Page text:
ALBANY -- Senate Energy Committee Chairman George Maziarz is accusing the Cuomo administration's Public Service Commission of trying to "plunder'' hydropower revenues from Western York to help finance the possible closing of a downstate nuclear power plant.
The Newfane Republican said statewide energy rates could rise by nearly $1 billion if the funding plan goes through and if the Indian Point plant along the banks of the Hudson River in Buchanan closes, as Gov. Andrew Cuomo desires.
Here is part of a press release issued by Maziarz this afternoon:
The PSC began a process last November to examine contingency plans for replacing the 2,000 megawatts of generation produced at Indian Point, should the facility close. Consolidated Edison and the New York Power Authority(NYPA) were asked to submit a document to the Commission which was delivered on February 1st, which specified certain projects and costs necessary to accomplish this goal. The transmission projects identified would cost a minimum of $811 million, costs which are proposed by NYPA and Con Ed to be recovered entirely by taxpayers. In a departure from past precedent, the money would be collected from ratepayers in every region of the state, not merely those in New York City and other parts of downstate New York who are receiving the benefits.
Today, the Zoning Board of Appeals will meet at 2 p.m. to consider granting a live music license to the Acropolis restaurant in the Elmwood Village. Neighbors have said they will speak out against the variance, while Acropolis owner Paul Tsouflidis has said neighboring restaurants have live music licenses, and he should have one too.
Also on the agenda is a height variance for a new medical office building at 1001 Main St. on the Buffalo Niagara Medical Campus. In a surprising turn of events yesterday, the development, from Ciminelli Real Estate Corp., was denied tax breaks by the Erie County Industrial Development Agency.
There was a lot of news yesterday in City Hall, including final approval for the Buffalo Sabres' HarborCenter Development project and public meetings on the Michigan Avenue African American Heritage Corridor.
ALBANY -- The union representing 35,000 state university employees has struck a tentative deal with Gov. Andrew Cuomo for a new five-year labor contract.
The deal with the United University Professions calls for zero percent wage hikes in the first three years going back retroactively to 2011 until 2013. In the final two years of the proposed contract, UUP members would get 2 percent raises each year.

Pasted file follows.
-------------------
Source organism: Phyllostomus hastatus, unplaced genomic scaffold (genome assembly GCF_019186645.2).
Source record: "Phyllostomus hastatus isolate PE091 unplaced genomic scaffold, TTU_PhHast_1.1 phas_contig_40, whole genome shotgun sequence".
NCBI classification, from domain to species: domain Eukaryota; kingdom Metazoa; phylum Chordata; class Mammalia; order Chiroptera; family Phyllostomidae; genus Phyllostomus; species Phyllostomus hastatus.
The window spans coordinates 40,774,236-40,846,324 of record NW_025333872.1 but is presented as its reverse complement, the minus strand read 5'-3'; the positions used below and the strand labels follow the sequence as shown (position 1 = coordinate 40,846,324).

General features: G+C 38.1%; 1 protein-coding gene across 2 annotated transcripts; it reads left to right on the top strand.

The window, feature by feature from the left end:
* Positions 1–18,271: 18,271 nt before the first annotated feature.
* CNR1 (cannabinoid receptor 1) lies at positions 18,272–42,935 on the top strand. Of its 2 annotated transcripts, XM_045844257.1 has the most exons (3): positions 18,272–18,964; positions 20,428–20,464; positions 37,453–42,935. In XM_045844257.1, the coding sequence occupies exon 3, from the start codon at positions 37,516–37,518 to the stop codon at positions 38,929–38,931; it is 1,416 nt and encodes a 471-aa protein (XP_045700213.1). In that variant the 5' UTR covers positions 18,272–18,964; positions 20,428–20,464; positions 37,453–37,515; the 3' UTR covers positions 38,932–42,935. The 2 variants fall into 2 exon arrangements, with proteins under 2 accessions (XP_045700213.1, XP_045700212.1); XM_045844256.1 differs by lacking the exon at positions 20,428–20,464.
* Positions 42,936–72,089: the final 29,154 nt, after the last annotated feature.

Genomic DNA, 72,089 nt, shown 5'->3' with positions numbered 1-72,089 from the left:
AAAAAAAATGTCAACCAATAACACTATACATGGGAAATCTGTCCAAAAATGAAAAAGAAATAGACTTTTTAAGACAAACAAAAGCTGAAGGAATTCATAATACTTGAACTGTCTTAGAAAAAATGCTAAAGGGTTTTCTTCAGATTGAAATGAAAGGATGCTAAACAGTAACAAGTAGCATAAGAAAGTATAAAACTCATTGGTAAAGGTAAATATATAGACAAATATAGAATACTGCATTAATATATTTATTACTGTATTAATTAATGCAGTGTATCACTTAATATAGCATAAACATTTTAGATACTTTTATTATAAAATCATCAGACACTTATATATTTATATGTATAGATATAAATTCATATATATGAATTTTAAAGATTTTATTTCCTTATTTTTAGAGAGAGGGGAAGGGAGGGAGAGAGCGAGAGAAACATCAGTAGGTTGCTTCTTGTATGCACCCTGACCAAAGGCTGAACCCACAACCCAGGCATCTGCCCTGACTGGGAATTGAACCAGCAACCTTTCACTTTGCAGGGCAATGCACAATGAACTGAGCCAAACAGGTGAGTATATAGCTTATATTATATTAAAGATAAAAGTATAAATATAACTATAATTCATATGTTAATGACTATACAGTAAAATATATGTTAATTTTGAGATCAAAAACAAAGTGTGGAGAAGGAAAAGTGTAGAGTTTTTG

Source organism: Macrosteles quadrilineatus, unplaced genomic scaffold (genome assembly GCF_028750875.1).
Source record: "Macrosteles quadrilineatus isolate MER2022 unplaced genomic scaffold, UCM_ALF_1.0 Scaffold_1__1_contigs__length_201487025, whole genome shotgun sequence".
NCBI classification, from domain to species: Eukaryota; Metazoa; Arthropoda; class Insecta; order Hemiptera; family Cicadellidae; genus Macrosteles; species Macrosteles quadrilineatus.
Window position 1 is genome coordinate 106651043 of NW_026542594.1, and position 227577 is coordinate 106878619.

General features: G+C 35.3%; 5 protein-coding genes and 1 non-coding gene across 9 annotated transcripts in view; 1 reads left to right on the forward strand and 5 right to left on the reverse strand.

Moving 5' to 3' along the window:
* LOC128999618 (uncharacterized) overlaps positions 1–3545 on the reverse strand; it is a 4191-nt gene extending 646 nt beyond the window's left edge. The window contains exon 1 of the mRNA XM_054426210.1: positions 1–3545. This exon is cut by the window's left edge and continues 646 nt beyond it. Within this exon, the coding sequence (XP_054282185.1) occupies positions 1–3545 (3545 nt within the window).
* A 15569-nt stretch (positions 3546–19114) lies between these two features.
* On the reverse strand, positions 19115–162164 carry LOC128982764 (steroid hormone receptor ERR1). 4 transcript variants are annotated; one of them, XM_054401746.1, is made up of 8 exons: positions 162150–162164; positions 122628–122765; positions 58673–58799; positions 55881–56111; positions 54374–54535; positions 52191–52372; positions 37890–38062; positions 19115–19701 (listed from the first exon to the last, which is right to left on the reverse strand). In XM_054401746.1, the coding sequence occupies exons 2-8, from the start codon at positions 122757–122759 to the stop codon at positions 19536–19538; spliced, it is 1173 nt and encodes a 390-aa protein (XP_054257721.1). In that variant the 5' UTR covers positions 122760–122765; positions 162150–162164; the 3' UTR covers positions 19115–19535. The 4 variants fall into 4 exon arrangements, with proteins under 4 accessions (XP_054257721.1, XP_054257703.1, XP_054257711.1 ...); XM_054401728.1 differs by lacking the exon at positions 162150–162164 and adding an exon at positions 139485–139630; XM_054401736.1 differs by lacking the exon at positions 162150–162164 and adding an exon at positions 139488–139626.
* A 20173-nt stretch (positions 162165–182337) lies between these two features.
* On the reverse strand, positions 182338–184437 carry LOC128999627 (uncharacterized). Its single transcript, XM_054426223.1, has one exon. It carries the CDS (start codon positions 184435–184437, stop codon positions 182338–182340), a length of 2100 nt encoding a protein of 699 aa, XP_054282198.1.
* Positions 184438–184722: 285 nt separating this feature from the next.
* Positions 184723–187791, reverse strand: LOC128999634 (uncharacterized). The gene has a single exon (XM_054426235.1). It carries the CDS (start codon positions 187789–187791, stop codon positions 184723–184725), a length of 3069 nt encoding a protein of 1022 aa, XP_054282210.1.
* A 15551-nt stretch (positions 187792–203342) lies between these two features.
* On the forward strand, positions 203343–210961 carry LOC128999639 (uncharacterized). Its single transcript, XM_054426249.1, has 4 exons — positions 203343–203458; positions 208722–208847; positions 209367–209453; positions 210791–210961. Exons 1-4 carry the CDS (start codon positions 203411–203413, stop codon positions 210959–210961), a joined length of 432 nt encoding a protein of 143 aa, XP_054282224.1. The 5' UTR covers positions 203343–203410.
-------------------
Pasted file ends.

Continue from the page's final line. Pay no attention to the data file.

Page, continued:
Today the Common Council will hold a public hearing on the sale of the Webster Block during its 2 p.m. meeting in Chambers. A vote on the $2.2 million sale is expected today. The Council does not meet again until March 5, and the Buffalo Sabres' Harborcenter Development is planning a groundbreaking on or around March 1.
Harborcenter is planning a $172.2 million hockey-themed mixed-use development near the waterfront between Main, Perry, Washington and Scott streets. Also today, at 143 Genesee St., the Erie County Industrial Development Agency is considering a package of tax abatements for the project, including $28 million in real property tax credits, $7.5 million in sales tax savings and $1.2 milion in mortgage recording tax savings.
The Council will hold a pre-meeting caucus in Room 1417 at 11 a.m. today.
Also today, the Michigan Avenue African-American Heritage Corridor Commission will hold meetings in Chambers at noon and 6 p.m. on a draft management plan.
Of note for Elmwood Village homeowners is Tom Precious's story today about historic tax credits for home rehabilitation, which get a boost in a recent amendment to Gov. Andrew Cuomo's 2013-14 proposed budget.
Bernie Tolbert, the potential primary challenger to Democratic incumbent in this year's mayoral election, is proving adept at one aspect of politics - testing the waters.
Tolbert, the former head of the FBI's Buffalo office, said Monday he remains interested in running this year, but has made no decision and continues to make the rounds throughout Buffalo to listen and learn.